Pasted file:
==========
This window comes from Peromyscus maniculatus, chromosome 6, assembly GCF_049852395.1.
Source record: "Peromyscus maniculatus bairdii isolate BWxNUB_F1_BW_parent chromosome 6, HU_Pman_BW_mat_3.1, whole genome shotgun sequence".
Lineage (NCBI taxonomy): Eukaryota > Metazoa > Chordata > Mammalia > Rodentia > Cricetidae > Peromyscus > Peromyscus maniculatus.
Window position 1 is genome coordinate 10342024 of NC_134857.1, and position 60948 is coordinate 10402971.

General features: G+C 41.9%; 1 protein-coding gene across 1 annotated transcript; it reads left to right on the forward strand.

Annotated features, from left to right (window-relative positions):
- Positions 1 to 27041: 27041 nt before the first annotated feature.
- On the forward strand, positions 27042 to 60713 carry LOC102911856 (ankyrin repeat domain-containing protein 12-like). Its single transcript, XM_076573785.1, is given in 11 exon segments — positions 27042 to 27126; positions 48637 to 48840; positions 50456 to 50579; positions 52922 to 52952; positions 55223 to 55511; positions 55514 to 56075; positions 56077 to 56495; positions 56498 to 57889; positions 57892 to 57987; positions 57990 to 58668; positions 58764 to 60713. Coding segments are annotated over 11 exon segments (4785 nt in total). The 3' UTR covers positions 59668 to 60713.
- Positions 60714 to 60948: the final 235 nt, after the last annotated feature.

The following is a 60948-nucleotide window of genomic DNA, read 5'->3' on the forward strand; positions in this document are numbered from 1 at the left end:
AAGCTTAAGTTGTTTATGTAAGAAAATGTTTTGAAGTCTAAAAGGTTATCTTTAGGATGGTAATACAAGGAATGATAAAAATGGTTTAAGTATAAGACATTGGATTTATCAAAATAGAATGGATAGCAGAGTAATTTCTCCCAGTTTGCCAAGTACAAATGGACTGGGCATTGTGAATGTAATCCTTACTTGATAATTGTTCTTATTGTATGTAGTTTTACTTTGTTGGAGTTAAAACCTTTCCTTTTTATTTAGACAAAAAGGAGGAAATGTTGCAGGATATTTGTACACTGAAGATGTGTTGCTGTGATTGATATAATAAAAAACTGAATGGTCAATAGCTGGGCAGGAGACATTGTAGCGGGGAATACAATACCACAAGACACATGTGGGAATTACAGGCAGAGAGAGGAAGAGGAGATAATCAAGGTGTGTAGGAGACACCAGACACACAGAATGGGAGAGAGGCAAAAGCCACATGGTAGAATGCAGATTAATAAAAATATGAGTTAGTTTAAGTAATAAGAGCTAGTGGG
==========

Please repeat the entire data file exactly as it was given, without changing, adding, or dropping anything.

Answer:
This window comes from Peromyscus maniculatus, chromosome 6, assembly GCF_049852395.1.
Source record: "Peromyscus maniculatus bairdii isolate BWxNUB_F1_BW_parent chromosome 6, HU_Pman_BW_mat_3.1, whole genome shotgun sequence".
Lineage (NCBI taxonomy): Eukaryota > Metazoa > Chordata > Mammalia > Rodentia > Cricetidae > Peromyscus > Peromyscus maniculatus.
Window position 1 is genome coordinate 10342024 of NC_134857.1, and position 60948 is coordinate 10402971.

General features: G+C 41.9%; 1 protein-coding gene across 1 annotated transcript; it reads left to right on the forward strand.

Annotated features, from left to right (window-relative positions):
- Positions 1 to 27041: 27041 nt before the first annotated feature.
- On the forward strand, positions 27042 to 60713 carry LOC102911856 (ankyrin repeat domain-containing protein 12-like). Its single transcript, XM_076573785.1, is given in 11 exon segments — positions 27042 to 27126; positions 48637 to 48840; positions 50456 to 50579; positions 52922 to 52952; positions 55223 to 55511; positions 55514 to 56075; positions 56077 to 56495; positions 56498 to 57889; positions 57892 to 57987; positions 57990 to 58668; positions 58764 to 60713. Coding segments are annotated over 11 exon segments (4785 nt in total). The 3' UTR covers positions 59668 to 60713.
- Positions 60714 to 60948: the final 235 nt, after the last annotated feature.

The following is a 60948-nucleotide window of genomic DNA, read 5'->3' on the forward strand; positions in this document are numbered from 1 at the left end:
AAGCTTAAGTTGTTTATGTAAGAAAATGTTTTGAAGTCTAAAAGGTTATCTTTAGGATGGTAATACAAGGAATGATAAAAATGGTTTAAGTATAAGACATTGGATTTATCAAAATAGAATGGATAGCAGAGTAATTTCTCCCAGTTTGCCAAGTACAAATGGACTGGGCATTGTGAATGTAATCCTTACTTGATAATTGTTCTTATTGTATGTAGTTTTACTTTGTTGGAGTTAAAACCTTTCCTTTTTATTTAGACAAAAAGGAGGAAATGTTGCAGGATATTTGTACACTGAAGATGTGTTGCTGTGATTGATATAATAAAAAACTGAATGGTCAATAGCTGGGCAGGAGACATTGTAGCGGGGAATACAATACCACAAGACACATGTGGGAATTACAGGCAGAGAGAGGAAGAGGAGATAATCAAGGTGTGTAGGAGACACCAGACACACAGAATGGGAGAGAGGCAAAAGCCACATGGTAGAATGCAGATTAATAAAAATATGAGTTAGTTTAAGTAATAAGAGCTAGTGGG